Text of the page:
Pediatric Psoriasis

March 31, 2011


Question: What should I know about pediatric psoriasis?


Answer:

While more common in adults, psoriasis also affects the youth population. The presentation of psoriasis in children is similar to that in adults, ranging from plaques on the scalp, elbows and knees to whole body involvement. However, because systemic, biologic and even many topical medications have not been approved by the Food and Drug Administration (FDA) for people less than 18 years old, the therapeutic approach for psoriasis tends to be less aggressive. Even as only 20 percent of U.S. dermatologists prescribe biologics for the treatment of adult psoriasis, an even smaller percentage prescribe them for pediatric psoriasis. It is very important to be vigorous, even aggressive, when treating childhood psoriasis because psoriasis can potentially be more physically and psychologically distressing for younger patients.

Ten percent of people with psoriasis develop it before age 10. The incidence occurs equally between boys and girls. Genetically, if one parent has psoriasis there is a 10 percent chance that the child will have psoriasis; if both parents have psoriasis there is a 33 percent chance.

Despite the lack of FDA-approved options, children want help. Teasing at school, poor self-esteem and diminished interpersonal skills that can result from childhood psoriasis require aggressive attention. The child, parents and caregiver all need to be part of the team to enhance treatment compliance, which can be difficult in this age group.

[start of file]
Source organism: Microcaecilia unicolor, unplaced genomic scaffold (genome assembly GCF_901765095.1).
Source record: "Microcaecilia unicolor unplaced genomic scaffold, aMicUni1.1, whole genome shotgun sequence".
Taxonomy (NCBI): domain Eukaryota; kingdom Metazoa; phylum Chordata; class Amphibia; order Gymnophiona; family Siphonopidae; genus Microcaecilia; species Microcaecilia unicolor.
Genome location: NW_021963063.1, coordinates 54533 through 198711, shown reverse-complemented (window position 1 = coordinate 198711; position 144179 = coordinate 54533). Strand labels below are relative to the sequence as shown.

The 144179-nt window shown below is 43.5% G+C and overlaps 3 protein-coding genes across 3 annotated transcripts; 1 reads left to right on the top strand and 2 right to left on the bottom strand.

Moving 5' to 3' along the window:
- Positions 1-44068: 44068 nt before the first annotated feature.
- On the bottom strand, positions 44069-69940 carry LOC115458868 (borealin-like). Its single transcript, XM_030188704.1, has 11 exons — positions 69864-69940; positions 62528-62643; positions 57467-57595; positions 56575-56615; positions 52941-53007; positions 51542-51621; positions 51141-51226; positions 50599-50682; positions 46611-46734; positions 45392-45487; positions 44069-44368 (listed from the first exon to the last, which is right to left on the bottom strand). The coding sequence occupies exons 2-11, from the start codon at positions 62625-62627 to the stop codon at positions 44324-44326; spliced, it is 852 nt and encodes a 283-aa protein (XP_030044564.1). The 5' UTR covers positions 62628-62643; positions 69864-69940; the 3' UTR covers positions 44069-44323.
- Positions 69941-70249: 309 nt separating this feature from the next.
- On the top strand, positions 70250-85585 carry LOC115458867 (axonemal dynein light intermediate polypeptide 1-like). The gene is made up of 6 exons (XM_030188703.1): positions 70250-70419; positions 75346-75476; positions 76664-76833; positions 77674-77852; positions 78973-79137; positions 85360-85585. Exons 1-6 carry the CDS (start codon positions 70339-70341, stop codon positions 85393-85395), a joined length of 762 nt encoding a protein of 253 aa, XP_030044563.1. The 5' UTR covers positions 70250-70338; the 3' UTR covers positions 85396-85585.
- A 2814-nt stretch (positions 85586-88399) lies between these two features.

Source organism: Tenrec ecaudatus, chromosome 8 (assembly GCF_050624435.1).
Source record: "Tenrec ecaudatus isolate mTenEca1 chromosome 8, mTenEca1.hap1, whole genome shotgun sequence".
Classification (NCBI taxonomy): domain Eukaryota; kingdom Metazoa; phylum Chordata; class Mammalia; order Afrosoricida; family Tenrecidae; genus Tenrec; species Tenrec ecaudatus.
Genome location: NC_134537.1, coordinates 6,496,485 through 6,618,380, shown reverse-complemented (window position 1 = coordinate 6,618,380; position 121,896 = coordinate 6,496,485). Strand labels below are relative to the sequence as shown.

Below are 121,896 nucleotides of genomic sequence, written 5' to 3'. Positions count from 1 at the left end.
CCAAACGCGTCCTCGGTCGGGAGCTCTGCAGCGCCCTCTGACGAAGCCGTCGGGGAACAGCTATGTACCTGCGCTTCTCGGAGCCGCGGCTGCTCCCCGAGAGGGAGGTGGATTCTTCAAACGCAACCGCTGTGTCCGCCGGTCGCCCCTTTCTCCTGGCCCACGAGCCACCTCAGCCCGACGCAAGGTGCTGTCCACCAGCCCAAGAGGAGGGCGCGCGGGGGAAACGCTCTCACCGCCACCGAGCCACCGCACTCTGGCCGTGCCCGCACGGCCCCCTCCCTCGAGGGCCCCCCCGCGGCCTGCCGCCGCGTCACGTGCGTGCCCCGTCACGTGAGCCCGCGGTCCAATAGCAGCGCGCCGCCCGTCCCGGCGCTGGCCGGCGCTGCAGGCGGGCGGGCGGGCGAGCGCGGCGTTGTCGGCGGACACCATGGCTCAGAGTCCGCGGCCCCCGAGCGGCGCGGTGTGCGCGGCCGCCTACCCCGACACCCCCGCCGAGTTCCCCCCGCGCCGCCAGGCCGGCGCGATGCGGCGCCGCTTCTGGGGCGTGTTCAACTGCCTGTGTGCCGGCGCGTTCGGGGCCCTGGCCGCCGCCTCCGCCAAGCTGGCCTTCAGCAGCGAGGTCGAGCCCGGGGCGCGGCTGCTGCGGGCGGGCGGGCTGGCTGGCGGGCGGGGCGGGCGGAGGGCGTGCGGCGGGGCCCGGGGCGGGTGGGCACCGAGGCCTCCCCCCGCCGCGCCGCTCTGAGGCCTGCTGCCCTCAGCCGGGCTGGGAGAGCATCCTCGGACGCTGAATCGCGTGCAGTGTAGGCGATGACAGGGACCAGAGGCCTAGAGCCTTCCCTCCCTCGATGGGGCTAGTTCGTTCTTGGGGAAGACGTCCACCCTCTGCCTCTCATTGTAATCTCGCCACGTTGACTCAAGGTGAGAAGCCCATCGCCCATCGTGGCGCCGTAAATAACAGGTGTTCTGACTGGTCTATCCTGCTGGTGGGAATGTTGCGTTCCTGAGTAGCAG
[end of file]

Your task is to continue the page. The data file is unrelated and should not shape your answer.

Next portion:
The National Psoriasis Foundation Walk to Cure Psoriasis program provides opportunities for children with psoriasis to meet others and helps greatly in allowing them to cope with their condition. Additionally, the Psoriasis Foundation has the only website dedicated to children and adolescents with psoriatic disease: www.PsoMe.org.

Dr. Jerry Bagel

Jerry Bagel, M.D. is Board Certified in dermatology. He is a Fellow of the American Academy of Dermatology. He studied at Boston University, Rutgers University and earned his medical degree from Mount Sinai School of Medicine in 1981. He has been practicing dermatology and dermatologic surgery for 25 years.

Dr. Bagel is a nationally recognized expert in the treatment of psoriasis and regularly gives presentations across the country about this condition. He has experience teaching at the university level. To date, he has been an investigator on over 45 clinical trials. He currently serves as editor for Practical Dermatology and associate editor for Psoriasis Forum. Dr. Bagel also serves on the National Psoriasis Foundation’s Medical Board.


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